By Hannah Sole | TV | April 23, 2017 |
By Hannah Sole | TV | April 23, 2017 |
Spoiler warning - this review is for book readers. I won’t spoil the TV show, but I am assuming that you are familiar with the events and characters of the novel.
My reaction to TV adaptations of my favourite books is usually a mixture of ‘hooray’ and ‘please don’t ruin it’, so I was both excited and apprehensive about Hulu’s adaptation of The Handmaid’s Tale. After all, the 1990 movie wasn’t great. So it was with trepidation that I watched the first three episodes. But after the first one, I was relieved: the novel has been adapted with love. I was also terrified all over again, which is pretty much the point.
Much of the adaptation is exactly how I pictured it. The costumes, the set, the horror… But brace yourself for a lot of changes.
Offred tells us that her narration of her story is a “reconstruction”, and Professor Pieixoto admits that the original tapes were sequenced based on educated guesses, so much of the framework for these changes is built into the novel anyway. But here are some of the changes you can expect to see.
Offred’s narration plays via voice-over, so we get to keep the inner voice of June as well as seeing her meek, obedient Offred persona. This works really well; in the novel, we are always in her head, so we can compare the two versions. But it is a restricted viewpoint, and the adaptation is able to move away from Offred’s perspective to give us a wider sense of Gilead. This addresses some of Professor Pieixoto’s criticism of the text as being too personal, and not ‘factual’ enough. Even though we are meant to perceive Pieixoto’s criticisms as unfair, the wider view of the system and how it came about is gripping, and it provides space for other characters to develop further.
Pace and structure
A lot happens in the first three episodes. Three major moments happen in the first episode, and this might leave you wondering how the plot and the pace can be sustained. (Have faith though.) The episode opens with an emotional punch and just keeps on going. In the novel, it takes time for the truth of the handmaids’ position in Gilead to be revealed, but this is clarified much earlier in the show. One of the big moments in episode one is a really grim event from late in the novel, and using it early on changes our response to it. It’s used for a different purpose. In general, we find things out much faster, and this takes out some of the ambiguity of the novel but gives space for other developments.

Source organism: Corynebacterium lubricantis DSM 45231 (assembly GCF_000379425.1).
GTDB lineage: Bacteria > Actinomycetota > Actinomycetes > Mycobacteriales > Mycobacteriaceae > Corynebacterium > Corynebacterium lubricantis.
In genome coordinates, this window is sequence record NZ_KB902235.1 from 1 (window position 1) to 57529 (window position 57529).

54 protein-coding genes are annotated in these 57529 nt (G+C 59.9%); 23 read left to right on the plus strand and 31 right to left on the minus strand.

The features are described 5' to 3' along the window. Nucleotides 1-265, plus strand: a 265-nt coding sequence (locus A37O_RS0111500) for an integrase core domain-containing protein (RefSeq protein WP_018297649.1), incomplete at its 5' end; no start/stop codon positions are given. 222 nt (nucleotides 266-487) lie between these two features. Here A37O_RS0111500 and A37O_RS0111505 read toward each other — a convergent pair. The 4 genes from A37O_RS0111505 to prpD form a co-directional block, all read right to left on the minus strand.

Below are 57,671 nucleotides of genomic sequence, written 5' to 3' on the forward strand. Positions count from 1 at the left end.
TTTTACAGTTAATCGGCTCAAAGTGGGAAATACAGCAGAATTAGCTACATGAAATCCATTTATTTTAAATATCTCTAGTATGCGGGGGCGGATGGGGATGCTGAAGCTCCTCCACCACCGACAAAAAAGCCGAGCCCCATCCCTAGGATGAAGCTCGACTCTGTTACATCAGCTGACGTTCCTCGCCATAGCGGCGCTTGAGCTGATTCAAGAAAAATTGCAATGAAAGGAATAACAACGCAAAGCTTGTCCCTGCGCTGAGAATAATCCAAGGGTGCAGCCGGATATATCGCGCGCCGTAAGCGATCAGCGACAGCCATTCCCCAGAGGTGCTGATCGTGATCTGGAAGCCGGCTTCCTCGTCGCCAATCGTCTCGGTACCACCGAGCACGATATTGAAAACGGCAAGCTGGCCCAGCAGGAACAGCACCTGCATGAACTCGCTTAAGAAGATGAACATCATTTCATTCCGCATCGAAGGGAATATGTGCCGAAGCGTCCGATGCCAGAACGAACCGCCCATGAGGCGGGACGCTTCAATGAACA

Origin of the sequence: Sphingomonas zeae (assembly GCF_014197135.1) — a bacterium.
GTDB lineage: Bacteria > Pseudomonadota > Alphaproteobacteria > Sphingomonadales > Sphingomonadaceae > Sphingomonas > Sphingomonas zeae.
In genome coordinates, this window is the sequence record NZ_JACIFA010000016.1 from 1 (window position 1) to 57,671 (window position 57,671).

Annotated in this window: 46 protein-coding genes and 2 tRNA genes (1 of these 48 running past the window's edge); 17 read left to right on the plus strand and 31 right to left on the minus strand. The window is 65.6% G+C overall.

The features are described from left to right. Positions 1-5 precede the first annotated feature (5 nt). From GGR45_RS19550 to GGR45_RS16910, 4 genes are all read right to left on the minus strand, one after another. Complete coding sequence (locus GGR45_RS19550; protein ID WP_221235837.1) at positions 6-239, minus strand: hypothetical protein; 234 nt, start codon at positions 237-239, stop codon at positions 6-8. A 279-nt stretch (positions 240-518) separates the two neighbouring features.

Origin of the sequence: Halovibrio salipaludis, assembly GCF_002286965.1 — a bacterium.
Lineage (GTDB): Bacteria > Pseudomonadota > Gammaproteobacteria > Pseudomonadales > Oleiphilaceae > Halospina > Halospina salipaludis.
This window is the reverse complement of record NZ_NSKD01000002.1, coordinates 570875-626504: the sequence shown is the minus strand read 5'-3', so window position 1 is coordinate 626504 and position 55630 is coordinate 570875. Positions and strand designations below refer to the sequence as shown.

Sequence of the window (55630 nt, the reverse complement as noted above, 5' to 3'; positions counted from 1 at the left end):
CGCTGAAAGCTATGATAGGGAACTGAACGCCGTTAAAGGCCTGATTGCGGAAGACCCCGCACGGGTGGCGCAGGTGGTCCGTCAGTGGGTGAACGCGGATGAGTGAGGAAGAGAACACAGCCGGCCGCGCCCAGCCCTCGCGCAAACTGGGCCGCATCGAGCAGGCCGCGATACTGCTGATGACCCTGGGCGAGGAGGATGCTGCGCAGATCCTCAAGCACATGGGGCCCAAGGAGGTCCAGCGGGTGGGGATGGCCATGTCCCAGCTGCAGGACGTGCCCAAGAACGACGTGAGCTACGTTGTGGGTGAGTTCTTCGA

Elisabeth Moss’s performance as Offred is, quite simply, stunning. When my students feel frustrated with Offred’s apparent passivity, I like to remind them of her murderous fantasies, her inner rebelliousness and her determination to survive. Moss gives us all of these - sometimes just in voiceover, but often in micro-expressions, an occasional obstinate glance, or a wry, mocking smile. She is at times furious and murderous, bewildered and horrified, but also pleased with herself when she finds some power. She is even, briefly, smug. Her place in Gilead is complex; she has value as an “ambulatory chalice”, yet she is enslaved. June is more involved politically before the rise of Gilead - she is less complacent in the show than in the book. Moss captures all of these nuances, and it is a breathtaking performance.
Part of this comes from the show’s other tweaks to the structure of the story. For example, when June arrives at the Red Centre, Moira is already there, and so we are not comparing Moira’s rebelliousness with June’s, and finding June lacking. It’s the other way round. Moira has already learned to pretend, and June needs to adapt.
But June is quicker to learn than Janine. I must salute the show here, for making me feel sympathetic for Janine. She is a kind of running joke in the novel for me, but what the show does to Janine completely changed that. She may become a Quisling in a red dress, but you can understand why.
Ofglen is another character whose story is developed. In the novel, when Offred meets the “new treacherous Ofglen”, she is told (with much glee) that the previous Ofglen committed suicide when the Eyes came for her. There is no such escape for Alexis Bledel’s Ofglen in the show. I think I am still traumatised by this.
The Commander and Serena Joy are played much younger than I imagined, though I suspect that references to Serena’s age were part of that unreliable narration in the text. Offred could be catty, let’s not forget that. Yvonne Strahovski’s portrayal of Serena is icy and guarded, and Joseph Fiennes is impenetrable as The Commander.
Like many readers, I suspect, my favourite character is Moira, played here by Samira Wiley, who hasn’t had a great deal to do yet. Many of Moira’s characteristics seem to have been taken on by Offred, Oflgen and Janine — but I think this represents more of a long game for Moira. I’m hoping that she is just waiting for her moment. (My other favourite character is June’s mother — no sign of her yet though.)
There really couldn’t have been a better time for The Handmaid’s Tale to air, and the show is clearly a loving adaptation of the novel. The novel is in safe hands - probably because they are Atwood’s own hands. It is as chilling and tense as you might expect, and it isn’t a relaxing watch, but my goodness, it’s done well.
The Handmaid’s Tale starts on April 26th.